We in manufacturing realize that you have to make something or sell something of value.

     
  4. Jack Frost

    Lloyd: What you missed is that the retirement age is 55. Are we headed done the same road. Yes but for a different form of socialism. The culture of, “Everyone deserves a college education.” has created a void in the wealth producing segment of our economy. The young people go to subsidized education, and first 50 percent require remedial reading and math. Then they study the Humanities and whether or not they graduate, they have no useable skills and having lost the chance for an apprenticeship in one of the trades is also lost. As a result, fewer and fewer wealth producers are supporting more and more permanently impaired citizens. Right now many are tied to their parents apron strings. Come Obama. Extend the relationship to 26, at least that will cover the ritilin. The real hope here is the expansion of federal government jobs for the useless. Census workers were a large part of the job growth this month. There may be an answer. Form the CCC to clean up our country and we might earn from that investment.

     
  5. Lynn G. Schneider

    Llylod,

    You should have titled the article; “Greece In Our Time”, in honor of those who sold out in 1939. It’s happening again.

     
  6. LloydLloyd

    Nick Logarakis called to say that he felt I took some of his comments out of context, particularly regarding the doctor. I regret that I misconstrued his remarks which may cast a negative view of a man I regard so highly.

     
  7. Vic Wieland

    I used to believe in Globalisation , BUT thinking about it now you have to ask yourself if the average working guy is really better off than 25 years ago . 25 years ago an assembly worker could afford to support a non working wife , put the kids through University and have the car , house etc .
    That brings us to today’s wonder of Globalisation where supposedly everything’s cheaper, as it comes from China, but every family can only just survive if BOTH parents work from 8Am to 8PM . IE Double the effort to stand still.
    It seems to me the only ones who gained were the CEO’s and big money shareholders who could make the parts cheaper , sell them a bit cheaper than locally made parts, and pay themselves a fortune for being so clever.
    Why America would export it’s entire maunfacturing base beggars belief .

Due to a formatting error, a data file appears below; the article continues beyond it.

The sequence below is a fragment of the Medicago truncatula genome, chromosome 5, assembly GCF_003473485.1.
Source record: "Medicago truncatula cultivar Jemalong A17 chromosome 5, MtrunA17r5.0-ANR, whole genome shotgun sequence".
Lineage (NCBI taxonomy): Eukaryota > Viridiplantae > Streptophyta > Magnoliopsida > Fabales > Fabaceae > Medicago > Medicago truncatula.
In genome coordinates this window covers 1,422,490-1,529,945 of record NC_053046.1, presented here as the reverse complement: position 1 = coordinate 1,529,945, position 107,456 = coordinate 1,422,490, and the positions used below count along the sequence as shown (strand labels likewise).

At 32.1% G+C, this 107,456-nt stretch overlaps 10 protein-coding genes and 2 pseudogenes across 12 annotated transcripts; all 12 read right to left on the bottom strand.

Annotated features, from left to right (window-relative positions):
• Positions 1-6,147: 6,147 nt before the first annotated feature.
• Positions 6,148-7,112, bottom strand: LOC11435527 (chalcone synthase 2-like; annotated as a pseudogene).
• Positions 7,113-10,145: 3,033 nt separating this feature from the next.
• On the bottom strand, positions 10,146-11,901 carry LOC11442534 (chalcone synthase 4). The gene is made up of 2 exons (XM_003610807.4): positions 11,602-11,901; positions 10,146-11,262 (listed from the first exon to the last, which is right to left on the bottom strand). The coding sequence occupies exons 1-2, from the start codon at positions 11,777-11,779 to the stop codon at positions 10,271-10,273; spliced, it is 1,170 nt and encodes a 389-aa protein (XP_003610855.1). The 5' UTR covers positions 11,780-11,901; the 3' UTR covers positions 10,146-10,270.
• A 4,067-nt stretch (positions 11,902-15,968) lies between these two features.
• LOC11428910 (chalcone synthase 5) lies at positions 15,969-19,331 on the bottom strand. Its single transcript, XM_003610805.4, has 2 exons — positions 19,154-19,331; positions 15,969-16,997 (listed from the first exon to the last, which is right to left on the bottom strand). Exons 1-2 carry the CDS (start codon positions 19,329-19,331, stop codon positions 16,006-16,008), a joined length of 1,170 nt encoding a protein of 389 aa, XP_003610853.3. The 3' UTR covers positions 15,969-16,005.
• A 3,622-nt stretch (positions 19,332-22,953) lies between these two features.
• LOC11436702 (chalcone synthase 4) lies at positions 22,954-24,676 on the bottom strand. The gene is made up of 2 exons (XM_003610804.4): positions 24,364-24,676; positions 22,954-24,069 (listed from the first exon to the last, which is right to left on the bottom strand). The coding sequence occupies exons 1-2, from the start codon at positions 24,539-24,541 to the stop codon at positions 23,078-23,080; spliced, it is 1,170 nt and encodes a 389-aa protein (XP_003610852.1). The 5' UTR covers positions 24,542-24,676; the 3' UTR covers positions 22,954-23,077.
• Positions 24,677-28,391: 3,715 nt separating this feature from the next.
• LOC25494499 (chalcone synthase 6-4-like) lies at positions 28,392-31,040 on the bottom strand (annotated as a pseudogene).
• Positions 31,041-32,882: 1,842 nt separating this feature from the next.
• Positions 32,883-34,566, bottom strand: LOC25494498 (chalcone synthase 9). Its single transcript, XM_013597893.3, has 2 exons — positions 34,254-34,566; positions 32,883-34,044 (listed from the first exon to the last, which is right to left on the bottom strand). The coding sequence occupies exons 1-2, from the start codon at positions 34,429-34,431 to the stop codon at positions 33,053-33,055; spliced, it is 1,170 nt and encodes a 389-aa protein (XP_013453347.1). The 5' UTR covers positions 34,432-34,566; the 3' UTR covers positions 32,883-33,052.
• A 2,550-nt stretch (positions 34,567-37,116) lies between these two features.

It works if you are helping some tiny economy who at their peak would equal about 2% of American GDP but to export it ALL to a country of 1.3billion people , a Dictatorship (with all the unfair advantage of being able to confiscate land instead of paying for it , pollute like madmen without an EPA on their backs, lack of Health and Safety , unions etc etc , ) and at the same time allowing them to keep their currency so undervalued that it aids them to wipe out American manufacturing is economic suicide .
    Good luck with that .

     
  8. Harold A. Voshage

    Lloyd, I really agree w/ Vic W. Having returned from a 3 wks trip & 16 day cruise in S E Asia,
    the pollution in China is almost unbearable. We visited several knockoff watch factories, we
    saw nearly 100 Swiss cam automatics run unattended turning watch components. We could
    buy copies for 10-35 dollars. My tour dir. got a new I Phone w/ all acc for $35. The Chinese
    have no shame. Harold Voshage

     
  9. Kent Bothe

    In my “dream world” I’d wake up tomorrow morning to the news that Jack Frost, whose letter appears above, had been elected President of the United States. He has expressed the feelings of many of us in a short and concise letter.

    I’ll bet he did it without a teleprompter, too.

    Jack, if you’re going to run for office I’d be honored to be a contributor.

     
  10. Gordon Styles

    Hi Lloyd

    Both Capitalism and Socialism are both discredited. Greece’s problems are not related to Socialism – they are related to corruption amongst the ruling elite. In some respects you are right that the USA has many of the same problems. The ruling elite in the USA, Greece and the UK have enormous influence over Government policy. Many of the elite in those countries pay almost no taxes due to loopholes in the law that were put there by the ruling elite to ensure tax evasion. The financial crash of 2008 was as a direct result of Government corruption in the USA and the UK. Whether financial or moral, that corruption led to the removal of the teeth of the FSA in the UK and SEC in the USA. The lions were allowed by Government to roam the Zoo eating the Children.

    Even now the Lions are not back in their cages.

    Corruption is the cancer at the core of American, British and Greek politics – not socialism.

    Forget Socialism and Capitalism – the only thing we need in Government around the World is good management with a social conscience. I believe that the Engineers should be put in charge. Engineers tend to run things professionally; within budget; and on time. We are not interested in wars; we hate debt; we have no respect for the bankers; and we just want to BUILD a better future.

    Gordon